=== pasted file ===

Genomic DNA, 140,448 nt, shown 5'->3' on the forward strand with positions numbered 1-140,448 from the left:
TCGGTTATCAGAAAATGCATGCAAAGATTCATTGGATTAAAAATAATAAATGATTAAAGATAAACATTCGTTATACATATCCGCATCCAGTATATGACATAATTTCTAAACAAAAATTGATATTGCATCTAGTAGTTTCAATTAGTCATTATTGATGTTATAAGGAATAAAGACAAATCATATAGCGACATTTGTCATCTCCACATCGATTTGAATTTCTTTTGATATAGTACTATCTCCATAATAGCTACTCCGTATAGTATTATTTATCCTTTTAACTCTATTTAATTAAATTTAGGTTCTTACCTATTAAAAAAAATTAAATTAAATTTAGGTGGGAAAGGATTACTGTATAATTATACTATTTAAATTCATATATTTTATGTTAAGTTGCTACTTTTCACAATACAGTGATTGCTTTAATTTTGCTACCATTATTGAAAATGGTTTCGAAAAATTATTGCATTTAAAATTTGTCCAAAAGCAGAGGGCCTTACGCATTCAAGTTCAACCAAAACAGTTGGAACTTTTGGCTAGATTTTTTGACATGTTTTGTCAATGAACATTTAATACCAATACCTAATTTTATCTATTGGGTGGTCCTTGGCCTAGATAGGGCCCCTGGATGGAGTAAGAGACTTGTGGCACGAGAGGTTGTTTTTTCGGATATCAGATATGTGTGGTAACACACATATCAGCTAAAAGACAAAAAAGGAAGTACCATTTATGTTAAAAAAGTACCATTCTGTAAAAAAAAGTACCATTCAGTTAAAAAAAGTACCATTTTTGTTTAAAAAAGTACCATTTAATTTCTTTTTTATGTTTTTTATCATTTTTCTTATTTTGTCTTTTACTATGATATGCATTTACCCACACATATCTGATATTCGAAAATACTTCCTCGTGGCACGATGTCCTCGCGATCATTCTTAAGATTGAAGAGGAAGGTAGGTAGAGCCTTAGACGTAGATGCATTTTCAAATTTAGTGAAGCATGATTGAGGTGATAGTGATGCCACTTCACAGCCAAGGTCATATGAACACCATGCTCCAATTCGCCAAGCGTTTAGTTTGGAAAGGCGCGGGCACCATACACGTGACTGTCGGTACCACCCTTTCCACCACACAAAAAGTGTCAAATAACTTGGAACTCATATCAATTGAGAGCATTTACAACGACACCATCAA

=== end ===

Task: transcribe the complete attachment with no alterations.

Genomic DNA, 140,448 nt, shown 5'->3' on the forward strand with positions numbered 1-140,448 from the left:
TCGGTTATCAGAAAATGCATGCAAAGATTCATTGGATTAAAAATAATAAATGATTAAAGATAAACATTCGTTATACATATCCGCATCCAGTATATGACATAATTTCTAAACAAAAATTGATATTGCATCTAGTAGTTTCAATTAGTCATTATTGATGTTATAAGGAATAAAGACAAATCATATAGCGACATTTGTCATCTCCACATCGATTTGAATTTCTTTTGATATAGTACTATCTCCATAATAGCTACTCCGTATAGTATTATTTATCCTTTTAACTCTATTTAATTAAATTTAGGTTCTTACCTATTAAAAAAAATTAAATTAAATTTAGGTGGGAAAGGATTACTGTATAATTATACTATTTAAATTCATATATTTTATGTTAAGTTGCTACTTTTCACAATACAGTGATTGCTTTAATTTTGCTACCATTATTGAAAATGGTTTCGAAAAATTATTGCATTTAAAATTTGTCCAAAAGCAGAGGGCCTTACGCATTCAAGTTCAACCAAAACAGTTGGAACTTTTGGCTAGATTTTTTGACATGTTTTGTCAATGAACATTTAATACCAATACCTAATTTTATCTATTGGGTGGTCCTTGGCCTAGATAGGGCCCCTGGATGGAGTAAGAGACTTGTGGCACGAGAGGTTGTTTTTTCGGATATCAGATATGTGTGGTAACACACATATCAGCTAAAAGACAAAAAAGGAAGTACCATTTATGTTAAAAAAGTACCATTCTGTAAAAAAAAGTACCATTCAGTTAAAAAAAGTACCATTTTTGTTTAAAAAAGTACCATTTAATTTCTTTTTTATGTTTTTTATCATTTTTCTTATTTTGTCTTTTACTATGATATGCATTTACCCACACATATCTGATATTCGAAAATACTTCCTCGTGGCACGATGTCCTCGCGATCATTCTTAAGATTGAAGAGGAAGGTAGGTAGAGCCTTAGACGTAGATGCATTTTCAAATTTAGTGAAGCATGATTGAGGTGATAGTGATGCCACTTCACAGCCAAGGTCATATGAACACCATGCTCCAATTCGCCAAGCGTTTAGTTTGGAAAGGCGCGGGCACCATACACGTGACTGTCGGTACCACCCTTTCCACCACACAAAAAGTGTCAAATAACTTGGAACTCATATCAATTGAGAGCATTTACAACGACACCATCAA